JMG is proud to celebrate two eighth graders who were named students of the quarter for the second quarter. JMG team members, Hailey Estes and Alexia McDonald, earned the recognition for their hard work and dedication. Hailey felt that she managed her time well, kept herself organized and completed all assignments on time. “Whenever there was a free moment, I would take advantage of the time and work on assignment.” Alexia reflected on her willingness to be open minded to learn new topics and to ask questions in all classes. “I try to approach all I do with a positive.”
To the editor:
We have entered the 20th year of the 21st century with a flood of information at our fingertips. We can now watch local government at work with video streaming, pay our taxes online and ask questions with email.
The current open meeting limits voter participation to 3 – 4 hours on a Saturday. A secret ballot would allow town registered voters the ability to vote absentee 30 days prior. The elderly and disabled would find it easier to vote. People could vote early due to a conflicting obligation or if they’re on vacation on that Saturday.
In the past, the normal attendance at our town meeting has been between 120 – 150 registered voters. This is usually after calling neighbors to meet the required quorum of 4 percent. The recent secret ballot governor’s race in China had 2,065 at voters. The petition I’m circulating requires at least 10 percent of that number or 207 registered voters turned in by March 10 when the town office would verify the names. Finally, at the March 16 selectboard meeting, it will be submitted for placement on the June 9 primary ballot.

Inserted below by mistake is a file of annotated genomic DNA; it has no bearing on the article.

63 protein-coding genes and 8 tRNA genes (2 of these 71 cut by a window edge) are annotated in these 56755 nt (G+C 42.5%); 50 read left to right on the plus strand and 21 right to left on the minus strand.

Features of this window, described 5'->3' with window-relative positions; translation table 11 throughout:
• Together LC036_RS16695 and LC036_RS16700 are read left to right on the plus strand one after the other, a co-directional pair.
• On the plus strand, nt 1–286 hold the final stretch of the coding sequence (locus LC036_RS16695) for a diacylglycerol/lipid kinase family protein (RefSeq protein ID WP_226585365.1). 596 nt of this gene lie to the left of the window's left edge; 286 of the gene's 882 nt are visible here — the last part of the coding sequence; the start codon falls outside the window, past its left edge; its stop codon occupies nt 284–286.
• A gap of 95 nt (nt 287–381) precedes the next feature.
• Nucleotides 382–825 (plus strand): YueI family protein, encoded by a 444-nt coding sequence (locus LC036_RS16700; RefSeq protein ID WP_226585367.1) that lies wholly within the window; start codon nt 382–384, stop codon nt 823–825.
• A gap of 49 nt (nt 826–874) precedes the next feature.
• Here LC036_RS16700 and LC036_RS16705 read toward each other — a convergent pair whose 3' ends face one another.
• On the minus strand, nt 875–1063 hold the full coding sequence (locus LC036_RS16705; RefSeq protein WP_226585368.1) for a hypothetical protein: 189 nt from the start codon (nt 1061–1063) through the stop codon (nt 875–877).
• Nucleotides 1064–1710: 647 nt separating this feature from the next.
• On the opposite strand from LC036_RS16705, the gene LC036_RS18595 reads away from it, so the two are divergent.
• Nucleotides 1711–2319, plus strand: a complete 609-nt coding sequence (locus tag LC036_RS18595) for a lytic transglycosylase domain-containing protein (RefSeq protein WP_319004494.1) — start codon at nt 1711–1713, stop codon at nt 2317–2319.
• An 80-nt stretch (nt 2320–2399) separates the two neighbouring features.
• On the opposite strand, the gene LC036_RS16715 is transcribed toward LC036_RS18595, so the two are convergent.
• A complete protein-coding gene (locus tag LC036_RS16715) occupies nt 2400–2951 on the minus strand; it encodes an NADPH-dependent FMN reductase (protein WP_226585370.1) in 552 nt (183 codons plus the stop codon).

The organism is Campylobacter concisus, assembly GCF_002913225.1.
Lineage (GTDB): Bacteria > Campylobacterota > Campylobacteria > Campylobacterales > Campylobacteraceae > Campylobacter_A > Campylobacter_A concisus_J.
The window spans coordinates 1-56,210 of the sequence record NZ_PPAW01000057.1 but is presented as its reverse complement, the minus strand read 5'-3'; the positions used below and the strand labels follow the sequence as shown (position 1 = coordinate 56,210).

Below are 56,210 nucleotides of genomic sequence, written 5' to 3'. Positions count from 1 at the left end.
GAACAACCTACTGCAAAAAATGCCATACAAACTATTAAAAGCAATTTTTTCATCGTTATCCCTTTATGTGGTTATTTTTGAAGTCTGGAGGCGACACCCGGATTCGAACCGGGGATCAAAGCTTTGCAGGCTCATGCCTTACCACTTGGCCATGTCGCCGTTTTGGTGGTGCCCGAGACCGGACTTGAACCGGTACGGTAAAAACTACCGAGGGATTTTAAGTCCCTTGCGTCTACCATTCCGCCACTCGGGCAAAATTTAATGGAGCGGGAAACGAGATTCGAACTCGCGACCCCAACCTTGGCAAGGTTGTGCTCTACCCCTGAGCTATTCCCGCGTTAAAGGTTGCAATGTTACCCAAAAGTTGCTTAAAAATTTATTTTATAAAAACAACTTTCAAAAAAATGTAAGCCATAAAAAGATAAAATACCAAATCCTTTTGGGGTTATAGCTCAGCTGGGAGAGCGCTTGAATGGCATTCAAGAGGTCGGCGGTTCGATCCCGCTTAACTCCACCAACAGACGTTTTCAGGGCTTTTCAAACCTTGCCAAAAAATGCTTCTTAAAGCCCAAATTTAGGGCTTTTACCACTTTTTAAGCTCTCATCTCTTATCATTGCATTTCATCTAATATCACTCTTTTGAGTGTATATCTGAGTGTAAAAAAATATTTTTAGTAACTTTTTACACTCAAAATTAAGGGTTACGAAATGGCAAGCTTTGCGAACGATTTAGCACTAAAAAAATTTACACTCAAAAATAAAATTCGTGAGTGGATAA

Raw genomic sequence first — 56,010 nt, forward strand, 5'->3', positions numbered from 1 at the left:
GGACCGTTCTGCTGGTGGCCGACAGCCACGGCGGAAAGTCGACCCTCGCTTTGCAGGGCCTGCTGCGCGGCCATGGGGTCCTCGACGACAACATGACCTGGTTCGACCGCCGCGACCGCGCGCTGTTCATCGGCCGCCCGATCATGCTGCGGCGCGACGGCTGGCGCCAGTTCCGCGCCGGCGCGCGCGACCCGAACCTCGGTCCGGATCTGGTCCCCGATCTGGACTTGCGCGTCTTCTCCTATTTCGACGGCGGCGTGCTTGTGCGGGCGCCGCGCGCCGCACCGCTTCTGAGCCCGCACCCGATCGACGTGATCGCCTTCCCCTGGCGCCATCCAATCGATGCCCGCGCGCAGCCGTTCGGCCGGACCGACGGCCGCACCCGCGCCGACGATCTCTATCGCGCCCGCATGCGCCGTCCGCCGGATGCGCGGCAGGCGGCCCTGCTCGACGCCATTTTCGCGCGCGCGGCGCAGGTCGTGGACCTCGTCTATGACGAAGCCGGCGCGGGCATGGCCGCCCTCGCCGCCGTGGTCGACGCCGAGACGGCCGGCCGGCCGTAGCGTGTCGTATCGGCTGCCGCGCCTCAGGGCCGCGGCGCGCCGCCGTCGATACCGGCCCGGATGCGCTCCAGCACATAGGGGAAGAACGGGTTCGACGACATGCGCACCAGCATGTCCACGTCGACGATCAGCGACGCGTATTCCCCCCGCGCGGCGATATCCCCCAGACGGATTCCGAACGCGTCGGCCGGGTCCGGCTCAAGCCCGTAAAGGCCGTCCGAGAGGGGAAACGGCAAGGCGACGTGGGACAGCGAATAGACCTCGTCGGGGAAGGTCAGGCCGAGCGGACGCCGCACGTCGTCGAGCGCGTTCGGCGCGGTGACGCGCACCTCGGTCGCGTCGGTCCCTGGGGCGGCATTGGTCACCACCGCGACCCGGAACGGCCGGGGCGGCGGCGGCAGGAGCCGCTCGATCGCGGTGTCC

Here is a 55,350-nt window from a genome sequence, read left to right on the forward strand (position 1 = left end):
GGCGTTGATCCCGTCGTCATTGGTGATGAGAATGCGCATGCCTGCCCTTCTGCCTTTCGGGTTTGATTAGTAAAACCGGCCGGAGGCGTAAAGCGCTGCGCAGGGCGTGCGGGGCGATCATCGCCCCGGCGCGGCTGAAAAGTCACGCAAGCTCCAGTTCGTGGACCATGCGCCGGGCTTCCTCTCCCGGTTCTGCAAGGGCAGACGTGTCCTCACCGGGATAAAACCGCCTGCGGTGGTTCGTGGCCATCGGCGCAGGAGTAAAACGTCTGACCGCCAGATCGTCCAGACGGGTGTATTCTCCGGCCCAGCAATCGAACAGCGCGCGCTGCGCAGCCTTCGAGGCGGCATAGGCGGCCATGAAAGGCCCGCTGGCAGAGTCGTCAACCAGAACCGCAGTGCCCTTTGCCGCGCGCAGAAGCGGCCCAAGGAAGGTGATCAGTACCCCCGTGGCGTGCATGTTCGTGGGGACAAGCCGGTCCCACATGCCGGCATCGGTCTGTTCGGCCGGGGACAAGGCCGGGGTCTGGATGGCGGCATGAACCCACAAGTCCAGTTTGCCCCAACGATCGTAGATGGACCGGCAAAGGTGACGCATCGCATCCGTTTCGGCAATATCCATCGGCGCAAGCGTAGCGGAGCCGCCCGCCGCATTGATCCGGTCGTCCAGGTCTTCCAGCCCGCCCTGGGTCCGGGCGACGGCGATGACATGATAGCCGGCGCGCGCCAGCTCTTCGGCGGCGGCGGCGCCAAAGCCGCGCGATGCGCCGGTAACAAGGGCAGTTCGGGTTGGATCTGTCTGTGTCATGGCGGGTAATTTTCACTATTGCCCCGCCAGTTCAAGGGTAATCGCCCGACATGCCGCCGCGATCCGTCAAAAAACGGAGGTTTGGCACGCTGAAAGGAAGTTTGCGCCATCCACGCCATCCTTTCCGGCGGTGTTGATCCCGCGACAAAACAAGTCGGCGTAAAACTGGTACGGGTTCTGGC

How do we control municipal spending? Individually…… in the voting booth.
China Budget Committee members and selectmen have made their final recommendations on the warrant for the April 4 town business meeting, agreeing to disagree on two of the 28 articles.
Pay for three town employees was a major discussion topic at several meetings of each board. Town Manager Dennis Heath recommended making Town Clerk Becky Hapgood and Transfer Station Manager Tim Grotton salaried managers rather then hourly employees, with upward pay adjustments.
He also recommended a substantial raise for Public Works Manager Shawn Reed in recognition of his managerial responsibilities. Because Reed incurs so much necessary overtime driving a plow truck, Heath did not recommend putting him on salary.
After discussion of appropriate pay, considering responsibilities and length of service with the town, the two boards agreed on compensation for Hapgood, which is included in the administration budget, and for Reed, in the public works budget.